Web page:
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SA Australian Law - Hanged on a Comma Makes Little Sense?

Discussion in 'Australian Law Students Forum' started by Reag, 11 April 2018.

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  1. Reag

    Reag Member

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    How does a serial comma before 'or elsewhere' change the meaning in Australian Law?A serial comma before or elsewhere just means that 'or elsewhere' stands alone and is not connected to 'giving to them Aid and Comfort in the Realm'. The 'or elsewhere' standing on it's own doesn't make any sense.

    ‘If a Man do levy War against our Lord the King in his Realm, or be adherent to the King’s Enemies in his Realm, giving to them Aid and Comfort in the Realm or elsewhere’

    ‘If a Man do levy War against our Lord the King in his Realm, or be adherent to the King’s Enemies in his Realm, giving to them Aid and Comfort in the Realm, or elsewhere.’
     
  2. Rod

    Rod Well-Known Member

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    1. Means aid and comfort in the realm or elsewhere.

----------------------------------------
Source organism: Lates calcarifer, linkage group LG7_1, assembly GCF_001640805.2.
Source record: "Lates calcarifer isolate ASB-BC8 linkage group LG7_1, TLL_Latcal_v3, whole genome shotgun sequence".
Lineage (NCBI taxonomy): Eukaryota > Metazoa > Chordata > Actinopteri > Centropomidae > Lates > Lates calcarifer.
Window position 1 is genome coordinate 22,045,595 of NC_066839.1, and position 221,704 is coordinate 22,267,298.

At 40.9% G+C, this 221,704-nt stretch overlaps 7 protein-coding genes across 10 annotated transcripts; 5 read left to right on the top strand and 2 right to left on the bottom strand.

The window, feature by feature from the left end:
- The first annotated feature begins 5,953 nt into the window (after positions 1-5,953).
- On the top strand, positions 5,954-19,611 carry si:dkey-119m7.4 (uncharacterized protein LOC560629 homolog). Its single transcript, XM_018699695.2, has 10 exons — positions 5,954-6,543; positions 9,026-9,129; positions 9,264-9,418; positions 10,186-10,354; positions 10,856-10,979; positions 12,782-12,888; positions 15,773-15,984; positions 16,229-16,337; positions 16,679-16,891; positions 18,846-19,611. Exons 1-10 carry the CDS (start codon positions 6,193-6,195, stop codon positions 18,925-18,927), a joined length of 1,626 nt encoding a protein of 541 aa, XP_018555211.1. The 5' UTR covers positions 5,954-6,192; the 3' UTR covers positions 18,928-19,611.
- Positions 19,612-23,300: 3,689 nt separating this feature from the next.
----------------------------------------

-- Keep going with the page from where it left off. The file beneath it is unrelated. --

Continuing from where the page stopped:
2. Means levying war in the realm or elsewhere.

    Good example of why commas are important.
     
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  3. Reag

    Reag Member

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    So if a serial comma is applied at the end, then 'or elsewhere' would apply to all three prior statements? and would be similar in meaning to this:

    ‘if a Man do levy War against our Lord the King in his Realm or elsewhere, or be adherent to the King’s Enemies in his Realm or elsewhere, giving to them Aid and Comfort in the Realm or elsewhere

    Is that how a serial comma works, or is it only an assumption that it should apply to all three statements?
     
  4. Rod

    Rod Well-Known Member

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    Ahh, the Treason Act UK, 1351

    Read this case: THE KING v. CASEMENT [1917] 1 K.B. 98

    The indictment charged Sir Roger Casement with “high treason by adhering to the King’s enemies elsewhere than in the King’s realm, to wit, in the Empire of Germany, contrary to the Treason Act, 1351.

    He was executed for treason.

    From Wikipedia:

    At Casement's highly publicised trial for treason, the prosecution had trouble arguing its case. Casement's crimes had been carried out in Germany and the Treason Act 1351 seemed to apply only to activities carried out on English (or arguably British) soil. A close reading of the Act allowed for a broader interpretation: the court decided that a comma should be read in the unpunctuated original Norman-French text, crucially altering the sense so that "in the realm or elsewhere" referred to where acts were done and not just to where the "King's enemies" might be.[43][44] Afterwards, Casement himself wrote that he was to be "hanged on a comma", leading to the well-used epigram.[45]


    Shows the English argued the meaning.
     
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